The three old committees – laosanhui (老三会) consist of a party committee dangweihui (党委会), a workers congress zhigong daibiao dahui（职工代表大会), and a trade union gonghui (工会). Under the planned-economy system all firms had these three committees established and they took an active role in managing of companies. Since the new Company Law was introduced some claim that it is a tale of the past and the three old committees were replaced by the three new ones:
The three new committees – xinsanhui (新三会) seem more familiar to the Western observers, they consist of a shareholders’ meeting gudonghui (股东会), an executive board dongshihui (董事会), and a supervisory board jianshihui（监事会). It may look like a typical two-tier board, but actually Chinese company law is a mix of the one-tier board and the two-tier board. There are two supervisory organs: a supervisory board and independent directors, whose competences often overlap. But that is the slightest problem with the ‘new’ Company Law. What strikes me most is that the three groups that used to control corporation in China still retain their power. Of course, they don’t exercise it directly as they used to do, often they don’t exercise it at all, but still they have a latent power to influence major corporate decisions.
There is an old Chinese adage, to paint an old cucumber green – lao huanggua shua lv qi （老黄瓜刷绿漆). Typically, it refers to old women, who pretend to be younger than they actually are. That’s exactly what the Chinese corporate law is doing – it pretends to be more modern, more investors friendly and more similar to the Western laws, but actually it retains a lot of the previous legal and economic system solutions.
Let’s take a brief look at the art. 19 of the Company Law of PRC:
Article 19 In companies, Communist Party organizations shall, in accordance with the provisions of
the Constitution of the Communist Party of China, be set up to carry out activities of the Party.
Companies shall provide the necessary conditions for the Party organizations to carry out their
The Communist Party of China has around 82.6 mln of members (2012) scattered around the country and it is more than probable that there would be few CPC members at almost every major foreign firm in China and that would form a Party branch (党团组织; 党支) within a corporation. As for June 2012, there were 366 foreign enterprises that had formed Party branches in Beijing alone. The supporters of this solution claim that a Party branch within a company could act as a bridge that brings national policies into companies helping them become familiar with the situation in the country, facilitating the healthy development of foreign enterprises and guaranteeing the legitimate rights and interests of employees. Some add that that it also serves as an useful link to the government and state banks, which would be helpful in obtaining bank loans or securing lucrative contracts. Although, the power of Party committees within private companies might be small, their indirect influence is enormous. They exercise mainly a control function over the company’s activities and over the Chinese employees and if necessary report to higher party instances.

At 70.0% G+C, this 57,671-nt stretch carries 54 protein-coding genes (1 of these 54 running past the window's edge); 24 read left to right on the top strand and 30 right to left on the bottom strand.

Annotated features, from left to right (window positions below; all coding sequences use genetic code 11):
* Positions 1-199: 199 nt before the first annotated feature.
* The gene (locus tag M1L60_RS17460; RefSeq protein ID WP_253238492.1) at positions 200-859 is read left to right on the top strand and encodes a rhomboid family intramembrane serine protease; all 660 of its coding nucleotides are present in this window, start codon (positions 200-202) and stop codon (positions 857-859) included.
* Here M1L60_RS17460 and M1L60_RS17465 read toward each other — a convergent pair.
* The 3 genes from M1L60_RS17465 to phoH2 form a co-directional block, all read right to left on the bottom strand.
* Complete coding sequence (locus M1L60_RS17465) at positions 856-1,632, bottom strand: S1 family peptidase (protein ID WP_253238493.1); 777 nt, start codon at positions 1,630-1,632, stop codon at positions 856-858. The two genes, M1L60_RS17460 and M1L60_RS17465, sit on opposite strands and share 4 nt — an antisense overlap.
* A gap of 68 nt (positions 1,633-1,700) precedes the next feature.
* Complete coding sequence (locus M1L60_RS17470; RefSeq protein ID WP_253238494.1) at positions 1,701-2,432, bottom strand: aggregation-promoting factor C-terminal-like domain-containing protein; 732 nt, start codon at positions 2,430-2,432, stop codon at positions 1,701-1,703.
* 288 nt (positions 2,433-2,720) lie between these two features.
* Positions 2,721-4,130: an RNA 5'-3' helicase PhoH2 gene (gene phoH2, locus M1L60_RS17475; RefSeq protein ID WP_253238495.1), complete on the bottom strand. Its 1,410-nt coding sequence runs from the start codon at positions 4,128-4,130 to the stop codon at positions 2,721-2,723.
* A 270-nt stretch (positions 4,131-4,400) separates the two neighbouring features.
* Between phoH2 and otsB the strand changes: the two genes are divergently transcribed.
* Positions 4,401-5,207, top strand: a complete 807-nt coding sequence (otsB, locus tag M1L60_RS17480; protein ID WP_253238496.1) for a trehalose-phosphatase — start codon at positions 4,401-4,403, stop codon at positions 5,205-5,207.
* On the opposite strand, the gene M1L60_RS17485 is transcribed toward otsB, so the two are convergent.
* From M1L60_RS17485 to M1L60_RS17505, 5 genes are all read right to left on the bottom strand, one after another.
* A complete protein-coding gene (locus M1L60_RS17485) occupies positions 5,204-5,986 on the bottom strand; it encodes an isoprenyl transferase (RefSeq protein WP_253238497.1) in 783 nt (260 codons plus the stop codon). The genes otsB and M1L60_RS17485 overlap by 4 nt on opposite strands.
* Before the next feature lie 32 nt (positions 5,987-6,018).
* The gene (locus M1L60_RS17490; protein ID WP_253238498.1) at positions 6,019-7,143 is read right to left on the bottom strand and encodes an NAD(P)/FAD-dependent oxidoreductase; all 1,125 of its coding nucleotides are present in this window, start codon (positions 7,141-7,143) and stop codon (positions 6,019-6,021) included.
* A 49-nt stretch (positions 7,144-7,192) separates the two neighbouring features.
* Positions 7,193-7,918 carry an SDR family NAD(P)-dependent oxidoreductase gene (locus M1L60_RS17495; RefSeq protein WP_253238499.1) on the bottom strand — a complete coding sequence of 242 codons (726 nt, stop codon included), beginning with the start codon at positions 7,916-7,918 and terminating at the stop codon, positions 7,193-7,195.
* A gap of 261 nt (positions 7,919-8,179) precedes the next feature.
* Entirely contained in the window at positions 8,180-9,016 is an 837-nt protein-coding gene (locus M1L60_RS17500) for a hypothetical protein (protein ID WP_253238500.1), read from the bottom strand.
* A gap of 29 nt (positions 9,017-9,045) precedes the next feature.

Apart from the Party branches, companies deal also with trade unions. Actually there is only one trade union – All-China Federation of Trade Unions (ACFTU), zhonghua quanguo zonggonghui (中华全国总工会), a 200 mln members giant that is closely connected with the Party. Even Walmart, known for its anti-union stand, had to establish trade unions and has to consult all the employees-related matters (working hours, lay-off, etc.) with ACFTU.
The Party and ACFTU influence on private foreign companies in China is a fact: in some cases it is strong, in some almost negligible; it has drawbacks, but also some advantages. Maybe in a long run it is better for China to maintain a strict control over private sector. Nevertheless, the way of doing business is quite different from the Western standards and anyone setting up a business in China should be aware of that.